Toronto Blue Jays

The Toronto Blue Jays were founded in 1977 as part of the American League expansion. The team has won six Eastern Division titles, two American League pennants and two World Series titles.

The Blue Jays first game in franchise history took place at Exhibition Stadium on April 7, 1977. Fans braved the unseasonably frigid temperatures to witness the historic event that resulted in a 9 to 5 win over the Chicago White Sox. An unknown first-baseman named Doug Ault slammed two homeruns to become the first Jays hero.

A black-and-white photograph of a baseball game. There’s a man who has just swung at the ball. Behind him is a man wearing catcher equipment and crouching, while behind him is an umpire, also crouching. In the background are players in baseball uniforms and a man wearing police uniform, all watching the action. Behind them spectators are seated in the stands.

The Toronto Blue Jays play the Kansas City Royals in their inaugural season on August 12, 1977, at Exhibition Stadium in Toronto. They played at Exhibition Stadium until 1989, when the Skydome (now Rogers Center) opened its doors. Credit: Toronto Star/Frank Lennon (MIKAN 3796691)

After many turbulent years, the Blue Jays finally made 1992 a historic one for Canadian baseball. They won their first American League championship and became the first team based outside the United States to win a World Series Championship. As a sign of respect for the team that had paved the way, the Jays asked the Expos’ original owner, Charles Bronfman, to perform the ceremonial first pitch prior to Game 3 of the series. The impressive six-game World Series concluded with Dave Winfield driving in the winning runs in the 11th inning. Jays catcher Pat Borders was awarded the series MVP.

The Blue Jays’ success continued into the 1993 season as they defended their title of American League champions. John Olerud became the first Blue Jay to win a batting title. The Jays went on to defend their World Series championship, defeating the Philadelphia Phillies in six games. In a moment forever etched in the memory of fans, Joe Carter hit a theatrical home run in the bottom of the ninth inning to win the deciding game. It was only the second time in World Series history that a series had ended on a home run.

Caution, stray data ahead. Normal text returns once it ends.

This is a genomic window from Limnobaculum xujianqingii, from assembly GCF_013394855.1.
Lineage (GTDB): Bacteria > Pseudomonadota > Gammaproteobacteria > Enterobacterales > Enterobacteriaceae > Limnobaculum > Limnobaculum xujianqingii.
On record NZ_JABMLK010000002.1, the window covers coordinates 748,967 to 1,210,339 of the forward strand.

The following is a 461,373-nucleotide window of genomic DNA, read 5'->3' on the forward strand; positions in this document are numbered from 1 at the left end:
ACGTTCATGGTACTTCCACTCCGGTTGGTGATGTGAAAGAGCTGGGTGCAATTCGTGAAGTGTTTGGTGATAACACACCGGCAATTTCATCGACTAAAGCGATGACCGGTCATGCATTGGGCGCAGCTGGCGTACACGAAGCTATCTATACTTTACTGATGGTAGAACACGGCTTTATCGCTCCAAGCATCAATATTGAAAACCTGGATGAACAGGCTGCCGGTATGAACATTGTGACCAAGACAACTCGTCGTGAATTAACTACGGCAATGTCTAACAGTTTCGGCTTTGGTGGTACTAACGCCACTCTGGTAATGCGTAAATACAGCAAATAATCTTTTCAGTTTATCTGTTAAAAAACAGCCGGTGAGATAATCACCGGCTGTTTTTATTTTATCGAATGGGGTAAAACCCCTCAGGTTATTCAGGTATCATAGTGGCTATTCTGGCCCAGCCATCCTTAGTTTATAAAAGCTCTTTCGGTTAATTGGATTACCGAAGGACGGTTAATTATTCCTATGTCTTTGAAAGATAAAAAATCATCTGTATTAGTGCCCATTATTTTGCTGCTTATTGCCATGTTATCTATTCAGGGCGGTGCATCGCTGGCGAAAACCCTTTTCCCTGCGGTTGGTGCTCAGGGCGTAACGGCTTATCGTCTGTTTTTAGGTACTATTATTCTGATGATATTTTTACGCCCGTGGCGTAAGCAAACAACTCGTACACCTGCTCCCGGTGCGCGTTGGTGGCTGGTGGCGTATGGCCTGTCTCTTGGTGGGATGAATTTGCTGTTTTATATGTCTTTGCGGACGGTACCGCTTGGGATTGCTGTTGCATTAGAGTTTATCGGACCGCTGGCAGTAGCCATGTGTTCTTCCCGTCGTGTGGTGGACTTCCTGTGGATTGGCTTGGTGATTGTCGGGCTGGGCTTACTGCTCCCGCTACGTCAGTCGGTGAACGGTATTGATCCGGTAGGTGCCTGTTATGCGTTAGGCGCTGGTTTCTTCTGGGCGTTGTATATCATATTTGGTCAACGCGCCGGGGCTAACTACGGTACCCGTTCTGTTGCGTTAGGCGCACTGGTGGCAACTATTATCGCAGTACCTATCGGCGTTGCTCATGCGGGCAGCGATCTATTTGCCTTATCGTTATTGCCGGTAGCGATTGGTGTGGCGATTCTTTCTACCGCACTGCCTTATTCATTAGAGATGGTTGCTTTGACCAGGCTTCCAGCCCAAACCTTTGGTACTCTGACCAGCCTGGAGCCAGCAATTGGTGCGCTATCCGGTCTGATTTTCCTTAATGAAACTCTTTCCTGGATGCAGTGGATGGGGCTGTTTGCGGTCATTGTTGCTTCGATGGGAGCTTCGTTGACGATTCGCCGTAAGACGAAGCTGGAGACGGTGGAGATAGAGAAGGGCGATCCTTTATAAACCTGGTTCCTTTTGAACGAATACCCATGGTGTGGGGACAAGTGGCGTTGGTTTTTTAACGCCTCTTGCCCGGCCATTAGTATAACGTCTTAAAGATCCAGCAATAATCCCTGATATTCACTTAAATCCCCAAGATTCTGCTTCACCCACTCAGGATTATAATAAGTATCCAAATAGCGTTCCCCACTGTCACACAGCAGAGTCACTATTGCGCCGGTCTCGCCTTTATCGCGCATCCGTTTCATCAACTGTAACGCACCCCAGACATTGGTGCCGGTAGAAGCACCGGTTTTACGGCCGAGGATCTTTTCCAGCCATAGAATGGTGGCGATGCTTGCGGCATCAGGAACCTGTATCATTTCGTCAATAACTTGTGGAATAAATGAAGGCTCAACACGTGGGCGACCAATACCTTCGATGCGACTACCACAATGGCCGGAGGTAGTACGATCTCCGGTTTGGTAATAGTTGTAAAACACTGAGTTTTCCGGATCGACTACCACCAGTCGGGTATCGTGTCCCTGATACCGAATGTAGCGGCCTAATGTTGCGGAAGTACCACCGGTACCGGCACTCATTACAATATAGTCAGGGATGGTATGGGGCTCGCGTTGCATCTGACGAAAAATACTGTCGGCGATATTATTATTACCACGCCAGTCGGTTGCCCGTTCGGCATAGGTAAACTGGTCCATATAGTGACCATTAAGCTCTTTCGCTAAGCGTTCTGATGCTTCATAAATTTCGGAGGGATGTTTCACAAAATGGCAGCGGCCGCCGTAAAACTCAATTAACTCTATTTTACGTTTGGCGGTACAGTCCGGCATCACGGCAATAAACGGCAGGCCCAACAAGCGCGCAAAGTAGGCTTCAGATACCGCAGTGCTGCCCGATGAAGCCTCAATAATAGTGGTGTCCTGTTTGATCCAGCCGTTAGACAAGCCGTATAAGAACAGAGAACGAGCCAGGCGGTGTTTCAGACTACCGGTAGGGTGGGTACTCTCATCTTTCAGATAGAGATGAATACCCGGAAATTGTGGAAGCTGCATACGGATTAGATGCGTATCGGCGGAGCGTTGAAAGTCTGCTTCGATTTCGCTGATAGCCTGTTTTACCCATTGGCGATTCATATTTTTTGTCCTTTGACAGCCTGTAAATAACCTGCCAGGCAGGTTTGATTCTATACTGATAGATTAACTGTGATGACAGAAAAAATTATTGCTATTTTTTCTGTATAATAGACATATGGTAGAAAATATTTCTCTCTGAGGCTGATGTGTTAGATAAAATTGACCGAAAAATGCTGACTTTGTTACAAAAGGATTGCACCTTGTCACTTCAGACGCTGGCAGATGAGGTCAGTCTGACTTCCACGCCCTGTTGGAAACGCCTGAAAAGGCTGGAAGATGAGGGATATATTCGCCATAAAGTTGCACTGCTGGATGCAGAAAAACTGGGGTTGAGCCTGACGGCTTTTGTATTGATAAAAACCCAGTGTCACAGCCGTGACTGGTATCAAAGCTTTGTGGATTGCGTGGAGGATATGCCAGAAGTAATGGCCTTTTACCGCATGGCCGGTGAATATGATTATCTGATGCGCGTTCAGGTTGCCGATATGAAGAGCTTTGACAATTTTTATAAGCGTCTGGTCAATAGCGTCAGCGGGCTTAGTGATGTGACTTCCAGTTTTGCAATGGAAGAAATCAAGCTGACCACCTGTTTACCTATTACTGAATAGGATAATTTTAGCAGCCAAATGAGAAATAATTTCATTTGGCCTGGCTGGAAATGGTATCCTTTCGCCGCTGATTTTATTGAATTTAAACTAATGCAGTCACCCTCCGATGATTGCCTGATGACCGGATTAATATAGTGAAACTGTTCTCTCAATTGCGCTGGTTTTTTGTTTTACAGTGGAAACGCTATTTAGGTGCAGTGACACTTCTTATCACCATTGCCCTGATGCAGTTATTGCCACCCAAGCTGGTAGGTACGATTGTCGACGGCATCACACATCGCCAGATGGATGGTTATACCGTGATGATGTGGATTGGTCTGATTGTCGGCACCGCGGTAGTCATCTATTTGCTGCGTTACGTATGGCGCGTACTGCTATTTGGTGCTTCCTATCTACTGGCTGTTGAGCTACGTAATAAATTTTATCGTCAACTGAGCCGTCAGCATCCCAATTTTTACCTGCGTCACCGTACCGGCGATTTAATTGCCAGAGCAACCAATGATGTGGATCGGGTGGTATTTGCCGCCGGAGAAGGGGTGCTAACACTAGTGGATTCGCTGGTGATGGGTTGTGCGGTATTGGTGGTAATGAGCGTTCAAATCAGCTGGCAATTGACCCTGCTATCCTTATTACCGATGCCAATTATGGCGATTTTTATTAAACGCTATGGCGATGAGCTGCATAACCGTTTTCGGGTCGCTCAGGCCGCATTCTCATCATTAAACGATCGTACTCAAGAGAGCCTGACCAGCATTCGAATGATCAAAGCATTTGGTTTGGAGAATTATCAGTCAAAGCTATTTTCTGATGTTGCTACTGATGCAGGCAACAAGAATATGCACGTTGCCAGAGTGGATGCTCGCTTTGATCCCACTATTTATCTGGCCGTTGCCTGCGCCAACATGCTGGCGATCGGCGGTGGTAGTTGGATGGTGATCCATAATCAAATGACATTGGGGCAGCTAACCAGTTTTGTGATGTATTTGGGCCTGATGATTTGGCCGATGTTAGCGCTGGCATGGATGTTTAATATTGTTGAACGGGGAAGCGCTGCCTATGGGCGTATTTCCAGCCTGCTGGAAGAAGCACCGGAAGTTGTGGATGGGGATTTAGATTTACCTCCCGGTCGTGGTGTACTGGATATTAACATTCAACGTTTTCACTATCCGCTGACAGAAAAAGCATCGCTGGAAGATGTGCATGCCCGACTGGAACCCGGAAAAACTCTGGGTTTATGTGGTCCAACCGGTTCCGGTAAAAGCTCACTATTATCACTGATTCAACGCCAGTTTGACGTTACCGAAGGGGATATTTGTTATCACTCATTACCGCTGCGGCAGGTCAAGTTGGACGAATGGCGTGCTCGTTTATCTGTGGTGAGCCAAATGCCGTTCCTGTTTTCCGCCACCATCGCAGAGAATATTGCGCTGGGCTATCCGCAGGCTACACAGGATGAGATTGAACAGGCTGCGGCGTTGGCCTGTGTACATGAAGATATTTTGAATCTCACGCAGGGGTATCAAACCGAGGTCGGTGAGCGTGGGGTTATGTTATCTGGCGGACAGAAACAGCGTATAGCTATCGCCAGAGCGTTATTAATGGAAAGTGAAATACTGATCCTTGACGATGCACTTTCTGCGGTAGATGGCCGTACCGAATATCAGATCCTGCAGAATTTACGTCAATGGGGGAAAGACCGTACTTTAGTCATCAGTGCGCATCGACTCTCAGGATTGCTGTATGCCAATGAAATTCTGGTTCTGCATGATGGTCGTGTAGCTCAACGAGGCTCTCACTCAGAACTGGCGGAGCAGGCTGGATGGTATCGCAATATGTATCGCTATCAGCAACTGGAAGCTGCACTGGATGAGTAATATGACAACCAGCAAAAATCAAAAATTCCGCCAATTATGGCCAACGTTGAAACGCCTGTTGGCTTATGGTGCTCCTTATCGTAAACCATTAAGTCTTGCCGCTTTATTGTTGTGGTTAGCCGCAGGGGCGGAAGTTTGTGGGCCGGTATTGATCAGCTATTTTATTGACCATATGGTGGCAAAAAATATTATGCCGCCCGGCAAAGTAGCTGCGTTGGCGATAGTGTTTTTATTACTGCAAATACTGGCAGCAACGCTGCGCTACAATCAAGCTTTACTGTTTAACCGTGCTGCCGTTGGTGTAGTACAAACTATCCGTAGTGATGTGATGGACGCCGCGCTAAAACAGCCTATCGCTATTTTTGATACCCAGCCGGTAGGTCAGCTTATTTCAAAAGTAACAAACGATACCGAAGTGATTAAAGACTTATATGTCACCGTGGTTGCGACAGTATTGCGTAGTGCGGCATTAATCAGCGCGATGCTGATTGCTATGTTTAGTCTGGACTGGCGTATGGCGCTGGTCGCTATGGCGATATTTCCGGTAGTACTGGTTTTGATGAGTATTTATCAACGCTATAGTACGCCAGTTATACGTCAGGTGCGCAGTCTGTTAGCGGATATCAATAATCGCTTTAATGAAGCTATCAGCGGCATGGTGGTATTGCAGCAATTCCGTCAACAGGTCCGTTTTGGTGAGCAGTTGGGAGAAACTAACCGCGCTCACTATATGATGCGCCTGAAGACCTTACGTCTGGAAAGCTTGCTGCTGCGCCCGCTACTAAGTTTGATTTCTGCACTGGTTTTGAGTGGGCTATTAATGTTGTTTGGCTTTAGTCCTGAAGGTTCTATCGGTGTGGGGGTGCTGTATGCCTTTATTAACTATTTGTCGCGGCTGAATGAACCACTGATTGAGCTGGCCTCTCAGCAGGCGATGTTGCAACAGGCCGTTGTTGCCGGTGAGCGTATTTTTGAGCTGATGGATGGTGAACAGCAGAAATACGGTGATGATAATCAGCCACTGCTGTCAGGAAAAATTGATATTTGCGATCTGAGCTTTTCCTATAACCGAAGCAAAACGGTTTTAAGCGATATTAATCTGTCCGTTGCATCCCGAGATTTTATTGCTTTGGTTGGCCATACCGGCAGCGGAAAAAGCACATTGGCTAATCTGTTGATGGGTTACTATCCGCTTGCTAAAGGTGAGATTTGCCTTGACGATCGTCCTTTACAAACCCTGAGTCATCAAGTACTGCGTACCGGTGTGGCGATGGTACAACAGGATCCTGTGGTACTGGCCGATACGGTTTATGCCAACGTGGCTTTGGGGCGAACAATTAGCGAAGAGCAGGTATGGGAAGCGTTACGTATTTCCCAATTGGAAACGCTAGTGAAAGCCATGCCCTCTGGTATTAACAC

The luck ended two years later when the Jays finished dead last in the American League East. Jump ahead to 2015, however, and the 22-season streak of failing to reach the post-season was broken under Manager John Gibbons, with the Jays winning their sixth American League East Division title. They then came back from a two-game deficit to beat the Texas Rangers in the Division Series. That series included the iconic home run and bat flip by right fielder Jose Bautista. In the American League Championship Series, the Jays lost to the Kansas City Royals, who would go on to win the World Series.

For the Jays, the 2016 regular season proved inconsistent and found them in second place in the American League East. However, they battled to make it to the sudden-death American League Wild Card game, where, in a nail-biter, they defeated the Baltimore Orioles 5 to 2, thanks to Edwin Encarnacion’s dramatic walk-off homerun in extra innings before a packed Rogers Centre crowd of roaring Canadians. A new generation of Canadian baseball fans had arrived.

Canada and baseball have not always had an easy relationship, but it has been one full of exciting and individual moments. Baseball in Canada has served as an introduction for children to the importance of team work, it has been there for soldiers in wartime, and it has united the country in times of both triumph and defeat.

A black-and-white photograph of five men standing around a counter. Two of the men are wearing baseball uniforms with a large letter ‘C’ on the chest. The other men are wearing suits and hats. One of the uniformed men is holding up a drink and looking towards the camera.

Players in Cobden, Ontario, grab a refreshing drink after a game in 1909 (MIKAN 3379777)

“Cheers” to many more memories and many more moments for the history books as Canada plays ball!

Other resources


Kelly Anne Griffin is an archival technician in the Science, Environment and Economy section of the Archives Division at Library and Archives Canada.